The U.S. State Department has warned tourists visiting Mexico about “tainted” or “substandard” alcohol that can cause illness and blacking out.
“There have been allegations that consumption of tainted or substandard alcohol has resulted in illness or blacking out. If you choose to drink alcohol, it is important to do so in moderation and to stop and seek medical attention if you begin to feel ill,” the department said in updated safety and security information Wednesday, USA Today reported.
The updated advice follows an investigation from the Milwaukee Journal Sentinel after the death of a 20-year-old woman raised questions about the quality and strength of alcohol being served in Mexican resorts. Abbey Conner died while at a resort just north of Playa del Carmen, Mexico. She was found face down in the pool with her older brother, who survived, and was announced brain dead when flown back to Florida just a few days later, according to the report.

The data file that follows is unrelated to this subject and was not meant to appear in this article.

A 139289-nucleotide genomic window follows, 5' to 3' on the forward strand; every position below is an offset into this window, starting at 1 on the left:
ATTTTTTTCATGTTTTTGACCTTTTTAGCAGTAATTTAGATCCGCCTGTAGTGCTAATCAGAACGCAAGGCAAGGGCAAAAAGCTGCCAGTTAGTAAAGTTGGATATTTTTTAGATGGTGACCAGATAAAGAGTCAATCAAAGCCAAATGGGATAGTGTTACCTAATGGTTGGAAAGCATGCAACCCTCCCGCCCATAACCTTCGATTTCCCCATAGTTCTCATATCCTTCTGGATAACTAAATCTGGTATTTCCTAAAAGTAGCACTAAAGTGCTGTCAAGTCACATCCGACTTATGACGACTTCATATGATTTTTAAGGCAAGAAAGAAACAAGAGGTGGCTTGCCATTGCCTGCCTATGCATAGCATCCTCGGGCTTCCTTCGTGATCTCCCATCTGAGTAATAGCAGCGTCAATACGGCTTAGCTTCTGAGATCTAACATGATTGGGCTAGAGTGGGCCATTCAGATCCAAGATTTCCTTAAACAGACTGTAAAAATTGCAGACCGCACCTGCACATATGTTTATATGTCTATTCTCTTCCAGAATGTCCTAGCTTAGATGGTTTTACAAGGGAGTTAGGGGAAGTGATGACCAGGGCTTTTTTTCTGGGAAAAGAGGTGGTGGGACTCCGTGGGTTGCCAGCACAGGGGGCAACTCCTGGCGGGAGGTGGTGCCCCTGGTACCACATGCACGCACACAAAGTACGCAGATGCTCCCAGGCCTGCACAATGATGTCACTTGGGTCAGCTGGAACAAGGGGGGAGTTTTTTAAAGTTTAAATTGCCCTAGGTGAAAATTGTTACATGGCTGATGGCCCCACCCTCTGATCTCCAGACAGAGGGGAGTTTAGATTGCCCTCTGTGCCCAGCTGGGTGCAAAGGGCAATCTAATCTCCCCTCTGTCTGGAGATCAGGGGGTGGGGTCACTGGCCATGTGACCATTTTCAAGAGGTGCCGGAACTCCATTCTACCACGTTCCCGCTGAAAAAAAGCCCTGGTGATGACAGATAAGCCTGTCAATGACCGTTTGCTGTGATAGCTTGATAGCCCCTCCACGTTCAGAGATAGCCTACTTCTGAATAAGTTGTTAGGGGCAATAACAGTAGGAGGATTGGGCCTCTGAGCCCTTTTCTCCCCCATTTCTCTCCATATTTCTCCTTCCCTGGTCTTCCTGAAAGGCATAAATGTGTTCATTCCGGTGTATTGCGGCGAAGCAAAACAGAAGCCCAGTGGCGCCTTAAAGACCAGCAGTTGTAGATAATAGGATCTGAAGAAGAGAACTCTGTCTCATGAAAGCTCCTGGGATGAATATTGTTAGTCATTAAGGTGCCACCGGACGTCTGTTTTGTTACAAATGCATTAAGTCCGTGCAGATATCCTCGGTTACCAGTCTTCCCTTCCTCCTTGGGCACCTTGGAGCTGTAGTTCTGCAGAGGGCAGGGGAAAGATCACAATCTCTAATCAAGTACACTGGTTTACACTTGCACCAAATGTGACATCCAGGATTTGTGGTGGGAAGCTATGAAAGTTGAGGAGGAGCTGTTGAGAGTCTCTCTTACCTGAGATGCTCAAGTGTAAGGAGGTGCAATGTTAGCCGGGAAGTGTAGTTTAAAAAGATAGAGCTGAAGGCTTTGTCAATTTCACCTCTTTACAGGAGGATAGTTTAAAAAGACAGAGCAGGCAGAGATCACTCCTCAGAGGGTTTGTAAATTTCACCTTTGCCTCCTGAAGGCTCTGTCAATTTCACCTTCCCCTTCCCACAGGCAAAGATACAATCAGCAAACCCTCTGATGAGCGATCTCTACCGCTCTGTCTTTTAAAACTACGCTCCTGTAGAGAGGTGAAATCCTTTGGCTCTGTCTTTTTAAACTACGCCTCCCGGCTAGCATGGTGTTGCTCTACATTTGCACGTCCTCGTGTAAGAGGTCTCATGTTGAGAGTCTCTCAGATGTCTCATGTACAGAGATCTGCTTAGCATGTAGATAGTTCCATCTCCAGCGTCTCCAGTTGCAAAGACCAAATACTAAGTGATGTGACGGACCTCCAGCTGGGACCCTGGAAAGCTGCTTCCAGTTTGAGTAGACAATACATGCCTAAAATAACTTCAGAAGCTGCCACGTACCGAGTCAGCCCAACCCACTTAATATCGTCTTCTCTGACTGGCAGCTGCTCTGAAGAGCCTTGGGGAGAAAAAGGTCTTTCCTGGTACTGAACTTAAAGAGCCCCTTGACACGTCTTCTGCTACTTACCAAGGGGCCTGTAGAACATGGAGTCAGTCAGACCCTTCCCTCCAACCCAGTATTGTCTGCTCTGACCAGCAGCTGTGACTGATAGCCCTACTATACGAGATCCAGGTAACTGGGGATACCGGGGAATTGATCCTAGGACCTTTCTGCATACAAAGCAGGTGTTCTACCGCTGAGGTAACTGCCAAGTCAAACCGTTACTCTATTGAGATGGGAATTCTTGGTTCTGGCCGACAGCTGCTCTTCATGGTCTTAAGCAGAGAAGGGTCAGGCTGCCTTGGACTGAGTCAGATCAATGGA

The Sentinel said their blood levels were three times over the limit that Wisconsin law considers to be impaired, yet they had only been at the resort for around two hours. Others have since come forward to say they’ve experienced similar blackouts.
“Following these reports and in consultation with our Posts in Mexico, we updated our Country Specific Information for Mexico to provide updated safety information regarding potentially tainted alcohol,” the department official said in an email to the Sentinel.
In 2015, a report by Mexico’s Tax Administration Service found that 43% of alcohol served in the country was illegally produced, according to USA Today.
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